How Can An Organ Be Invisible?
November 27, 2020
When you see or hear the word “organ”, what comes to mind? Perhaps you think of the brain, heart, stomach, or lungs, or maybe your mind conjured up the chord progressions of a certain musical instrument. Regardless, when it comes to the integral parts of our bodies that unconsciously and perpetually carry out life-sustaining functions, the organs you might think of are often the ones discussed most commonly. While we can’t see most of our organs doing work within us, there is one particular building block in the bodies of about half of the world’s population that can be considered “invisible.” The organ in question?
The cervix is an organ that brings about life, as part of the female reproductive system. It experiences growth and pain, exhibits incredible resilience, and constantly transforms and evolves based on the body’s needs and as a result of infection or trauma. Yet, the cervix does not typically arise as a subject of conversation among people discussing health. Most individuals do not even know what it looks like. The cervix, alongside the female reproductive system as a whole, is often surrounded with shame and stigma, but health issues involving this organ impact more individuals than one may realize. To demonstrate, according to the American Cancer Society (ACS), approximately 500,000 women worldwide are affected by cervical cancer. In 2018, 311,000 women died of cervical cancer. The ACS projects that within the United States, in 2020, about 13,800 new cases of cervical cancer will be diagnosed, and about 4,290 women will die from cervical cancer. Cervical cancer is one of the most common causes of cancer death for American women, and, according to the World Health Organization (WHO), it is the fourth most common cancer for women globally. It is very possible that you may even know someone who has been affected.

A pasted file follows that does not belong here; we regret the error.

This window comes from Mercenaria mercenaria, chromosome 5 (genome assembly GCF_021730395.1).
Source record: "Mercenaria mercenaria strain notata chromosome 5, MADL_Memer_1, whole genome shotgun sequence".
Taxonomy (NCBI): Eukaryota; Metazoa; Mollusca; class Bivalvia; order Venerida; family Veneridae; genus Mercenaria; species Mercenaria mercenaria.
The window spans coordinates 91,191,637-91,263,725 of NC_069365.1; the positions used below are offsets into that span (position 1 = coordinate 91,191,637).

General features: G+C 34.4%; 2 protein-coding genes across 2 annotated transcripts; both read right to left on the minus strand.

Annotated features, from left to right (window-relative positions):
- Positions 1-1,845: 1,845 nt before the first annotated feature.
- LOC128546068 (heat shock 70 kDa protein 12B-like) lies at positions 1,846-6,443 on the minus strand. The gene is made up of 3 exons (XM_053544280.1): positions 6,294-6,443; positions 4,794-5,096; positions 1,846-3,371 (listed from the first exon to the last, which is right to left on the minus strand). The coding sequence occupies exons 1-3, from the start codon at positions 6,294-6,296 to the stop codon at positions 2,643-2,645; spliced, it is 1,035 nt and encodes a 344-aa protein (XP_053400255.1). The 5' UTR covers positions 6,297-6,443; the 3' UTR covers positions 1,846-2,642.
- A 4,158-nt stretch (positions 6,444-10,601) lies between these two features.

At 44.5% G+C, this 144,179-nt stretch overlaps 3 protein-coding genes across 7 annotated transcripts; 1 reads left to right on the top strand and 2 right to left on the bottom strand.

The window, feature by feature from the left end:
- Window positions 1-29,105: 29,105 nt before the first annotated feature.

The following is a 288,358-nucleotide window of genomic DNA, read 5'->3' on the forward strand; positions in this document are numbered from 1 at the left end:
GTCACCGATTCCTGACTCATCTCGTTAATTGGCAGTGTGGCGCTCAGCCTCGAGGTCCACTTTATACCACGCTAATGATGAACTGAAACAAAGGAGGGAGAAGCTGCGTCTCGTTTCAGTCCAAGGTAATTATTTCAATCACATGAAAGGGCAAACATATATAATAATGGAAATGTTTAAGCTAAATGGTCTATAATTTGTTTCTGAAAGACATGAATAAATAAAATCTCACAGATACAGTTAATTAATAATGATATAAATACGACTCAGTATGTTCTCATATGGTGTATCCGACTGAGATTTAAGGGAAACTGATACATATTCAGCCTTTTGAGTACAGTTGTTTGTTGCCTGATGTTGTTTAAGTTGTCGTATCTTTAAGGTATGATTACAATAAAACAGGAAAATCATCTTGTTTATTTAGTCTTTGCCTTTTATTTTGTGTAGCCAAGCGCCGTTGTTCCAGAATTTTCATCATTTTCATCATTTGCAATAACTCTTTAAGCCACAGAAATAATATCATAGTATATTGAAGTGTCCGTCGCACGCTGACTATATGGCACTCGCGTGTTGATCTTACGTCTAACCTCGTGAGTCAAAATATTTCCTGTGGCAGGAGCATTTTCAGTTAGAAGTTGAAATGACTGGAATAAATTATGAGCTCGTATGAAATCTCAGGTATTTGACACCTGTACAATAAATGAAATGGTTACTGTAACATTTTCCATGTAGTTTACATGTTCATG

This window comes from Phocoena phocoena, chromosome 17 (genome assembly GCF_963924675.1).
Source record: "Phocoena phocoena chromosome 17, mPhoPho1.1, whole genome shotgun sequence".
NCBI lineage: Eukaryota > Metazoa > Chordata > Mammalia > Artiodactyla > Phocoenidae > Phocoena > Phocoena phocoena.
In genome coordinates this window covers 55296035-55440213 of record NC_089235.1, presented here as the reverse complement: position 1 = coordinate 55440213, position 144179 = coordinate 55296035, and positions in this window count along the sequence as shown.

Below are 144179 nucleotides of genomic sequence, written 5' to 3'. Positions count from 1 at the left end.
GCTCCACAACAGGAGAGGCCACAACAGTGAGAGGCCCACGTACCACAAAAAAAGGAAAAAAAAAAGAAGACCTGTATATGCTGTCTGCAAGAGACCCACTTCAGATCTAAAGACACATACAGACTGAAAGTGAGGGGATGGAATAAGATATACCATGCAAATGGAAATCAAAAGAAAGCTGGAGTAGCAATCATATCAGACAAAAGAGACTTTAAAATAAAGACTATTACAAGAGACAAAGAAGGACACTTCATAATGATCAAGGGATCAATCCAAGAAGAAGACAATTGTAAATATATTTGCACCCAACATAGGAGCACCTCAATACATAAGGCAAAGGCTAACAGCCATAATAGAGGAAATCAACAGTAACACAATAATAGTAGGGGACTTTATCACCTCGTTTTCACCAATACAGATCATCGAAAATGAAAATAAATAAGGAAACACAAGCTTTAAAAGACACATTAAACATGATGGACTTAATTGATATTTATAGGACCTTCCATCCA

Despite these numbers, the WHO describes cervical cancer as “one of the most successfully treatable forms of cancer” when diagnosed, with early detection and effective management. With this being the case, a women-led team of researchers from the Duke University Center for Global Women’s Health Technologies began to ask why so many preventable, premature deaths to cervical cancer continue to occur.
The primary method of cervical cancer prevention is the gynecological pelvic exam, which includes a Pap smear. Cervical cancer rates have decreased as the exam became more widely used; however, receiving regular screenings of one’s cervix can require a large investment of time and money, weakening its accessibility, and the tools and methods used for this exam often serve as a source of discomfort and dread for women who are subject to them. For over a century, the metal speculum has been the tool that doctors have used in a gynecological pelvic exam. Often reported as causing pain and discomfort, the speculum is designed with little sensitivity towards the female body. To combat this issue and the overall issue of these staggering rates, a women-led team from the Duke University Center for Global Women’s Health Technologies developed the Callascope, a cancer screening tool accessible to resource limited settings that enables people to self-image their own cervix in privacy. This paradigm shifting technology brings women of all backgrounds to the center of their own healthcare.
The (In)visible Organ is a documentary film that follows clinical studies of the Callascope in Accra, Ghana conducted by lead designer, Mercy Asiedu, as she works with nurses, doctors, and activists from her home country. This film tells the origin story of the Calla campaign, and how an interdisciplinary collaboration emerged to destigmatize the cervix and inner reproductive anatomy through art and storytelling.
In January 2021, Cervical Cancer Awareness Month, the film will be released and premiered, with a panel discussion that dives even further into the creation of the Callascope device and the arts initiatives that have already begun to unravel the stigma surrounding the cervix. Additionally, a discussion guide will be included for groups to evaluate perceptions and continue to gain a better understanding of the cervix and the impact of cervical cancer.
If you are interested in learning more about the film’s screening and following discussions, refer to the image and link below for more detailed information. If you have further questions or are interested in learning more in depth about the cervix, I have included some links at the end of this article. Stay tuned as we continue to make a seemingly invisible organ more visible!
RSVP for The (In)visible Organ premiere: https://duke.qualtrics.com/jfe/form/SV_0In0Qmi8en7MlFz